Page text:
By New Times
By Robrt L. Pela and Amy Silverman
By Katrina Montgomery
By Kathleen Vanesian
By Monica Alonzo
By Benjamin Leatherman
By Robrt L. Pela
By Katrina Montgomery
7. The Emerald Lounge, 1514 North Seventh Avenue, Phoenix, 602-256-9705
People who say "dive bar" like it's a bad thing shouldn't go to the Emerald. Good, now that they're gone, there's plenty of us left who enjoy the Emerald's dark surroundings (the band room is almost womblike in its dimness), secondhand smoke, cheap drinks and free shows, more than any other in the Valley. On the completely different meter, there's weekly house specialties like Love Lounge piano bar on Mondays and Soul Trax improvisational jazz and spoken word on Tuesdays. Renovations are promising to change this familiar haunt somewhat, but for now the coolest place for a sweaty summer head to angle lies underneath the vent just outside the ladies' room.
8. Last Exit, 1425 West Southern Avenue, Tempe, 480-557-6656
For those sentimental for Long Wong's on Mill Avenue, several Tempe bars inherited that club's etched-in-stone schedule of regular acts, but the fully A/C-circulated Last Exit seems to have come closest to replicating Wong's recurring roster and its outdoor full-smoking patio, going one better with misters, the closest some of you monks will get to a wet tee shirt night. Misters, quite simply, are the summer performer's best friend, right up there with moist towelette, and sycophantic hand wench.
9. Rhythm Room, 1019 East Indian School Road, Phoenix, 602-265-4842
Hands down the most comfortable place to hear low-down dirty blues as well as R&B, funk and sometimes plain ol' rock. The RR is always kept at a temperature that won't make you sweat like an itinerant harp blower, and the recently added patio is misted for your protection. I once saw legendary Lee Hazlewood do a birthday show there, the only time the familiar air conditioner hum was cut so his low drawl could be heard above it. And the only thing that made my blood rise was someone asking when he was gonna do that "God Bless the USA" song. Which would've been really funny if you people still remembered who Lee Greenwood was.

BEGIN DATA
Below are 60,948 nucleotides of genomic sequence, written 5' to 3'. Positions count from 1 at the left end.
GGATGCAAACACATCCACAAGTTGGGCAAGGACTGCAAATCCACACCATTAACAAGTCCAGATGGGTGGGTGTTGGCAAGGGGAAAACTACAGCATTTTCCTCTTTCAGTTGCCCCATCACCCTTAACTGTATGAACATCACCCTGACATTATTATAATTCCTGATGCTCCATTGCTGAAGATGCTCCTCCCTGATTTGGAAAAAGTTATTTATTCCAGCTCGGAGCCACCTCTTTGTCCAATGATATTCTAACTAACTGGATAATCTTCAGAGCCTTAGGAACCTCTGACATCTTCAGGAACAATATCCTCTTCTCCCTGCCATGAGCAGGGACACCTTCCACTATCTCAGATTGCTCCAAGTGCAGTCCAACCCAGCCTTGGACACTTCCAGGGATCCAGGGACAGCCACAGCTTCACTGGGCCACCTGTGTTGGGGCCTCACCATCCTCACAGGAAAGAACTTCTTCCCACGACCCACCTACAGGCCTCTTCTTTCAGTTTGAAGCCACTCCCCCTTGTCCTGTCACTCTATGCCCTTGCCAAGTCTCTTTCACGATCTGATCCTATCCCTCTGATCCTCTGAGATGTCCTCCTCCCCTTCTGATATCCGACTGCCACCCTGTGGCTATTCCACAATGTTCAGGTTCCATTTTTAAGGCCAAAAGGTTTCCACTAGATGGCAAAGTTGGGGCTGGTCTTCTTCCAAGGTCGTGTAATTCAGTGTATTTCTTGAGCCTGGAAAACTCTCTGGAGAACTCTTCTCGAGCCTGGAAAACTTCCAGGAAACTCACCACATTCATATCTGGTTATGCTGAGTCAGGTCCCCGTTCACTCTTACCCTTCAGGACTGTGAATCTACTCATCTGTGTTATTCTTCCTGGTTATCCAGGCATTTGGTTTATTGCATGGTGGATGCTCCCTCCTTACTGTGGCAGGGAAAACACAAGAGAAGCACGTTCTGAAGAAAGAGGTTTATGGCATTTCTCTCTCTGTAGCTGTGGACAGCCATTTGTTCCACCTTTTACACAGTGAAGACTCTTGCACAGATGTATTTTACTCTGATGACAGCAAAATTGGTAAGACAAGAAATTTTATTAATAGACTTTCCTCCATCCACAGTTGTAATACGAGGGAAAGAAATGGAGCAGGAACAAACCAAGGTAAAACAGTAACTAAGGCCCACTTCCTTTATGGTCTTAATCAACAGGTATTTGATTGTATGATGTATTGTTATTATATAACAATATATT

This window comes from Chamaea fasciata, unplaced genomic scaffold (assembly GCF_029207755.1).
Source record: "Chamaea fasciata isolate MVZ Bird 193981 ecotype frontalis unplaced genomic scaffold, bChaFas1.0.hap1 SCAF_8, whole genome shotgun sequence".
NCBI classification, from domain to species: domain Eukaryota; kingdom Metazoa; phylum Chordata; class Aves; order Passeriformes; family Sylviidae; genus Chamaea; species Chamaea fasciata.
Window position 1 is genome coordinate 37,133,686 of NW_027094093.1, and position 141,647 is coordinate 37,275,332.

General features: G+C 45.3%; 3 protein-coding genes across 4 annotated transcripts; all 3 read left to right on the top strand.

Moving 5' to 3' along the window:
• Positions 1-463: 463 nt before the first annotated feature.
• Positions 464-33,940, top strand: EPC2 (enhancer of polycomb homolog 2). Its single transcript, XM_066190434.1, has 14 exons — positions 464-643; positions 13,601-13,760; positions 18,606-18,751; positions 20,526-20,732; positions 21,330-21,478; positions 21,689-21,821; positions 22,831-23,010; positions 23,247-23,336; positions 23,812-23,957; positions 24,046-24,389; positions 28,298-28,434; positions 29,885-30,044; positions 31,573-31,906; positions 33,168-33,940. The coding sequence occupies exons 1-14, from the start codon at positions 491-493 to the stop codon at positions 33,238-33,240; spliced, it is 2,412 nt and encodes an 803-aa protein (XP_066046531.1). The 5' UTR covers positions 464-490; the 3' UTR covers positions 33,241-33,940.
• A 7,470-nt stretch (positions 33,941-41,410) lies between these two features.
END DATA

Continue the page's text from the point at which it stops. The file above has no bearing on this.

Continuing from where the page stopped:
10. Havasu Underground, 2146 North McCulloch Boulevard, Lake Havasu City, 928-680-8020
Why are bands from And the Hero Fails to Calabrese making a three-hour trek to Lake Havasu? Okay, maybe to see the nearby relocated London Bridge, but mostly to play this club, owned by Voodoo Glow Skulls singer Frankie Casillas. Tres Ikner of the Prescott-based band Dutch Holly discovered this fledgling scene through Myspace.com and found, "You've got a whole lotta kids really into music basically stuck in Lake Havasu. You couldn't ask for a rock-starved better all-ages crowd unless you played the town in Footloose."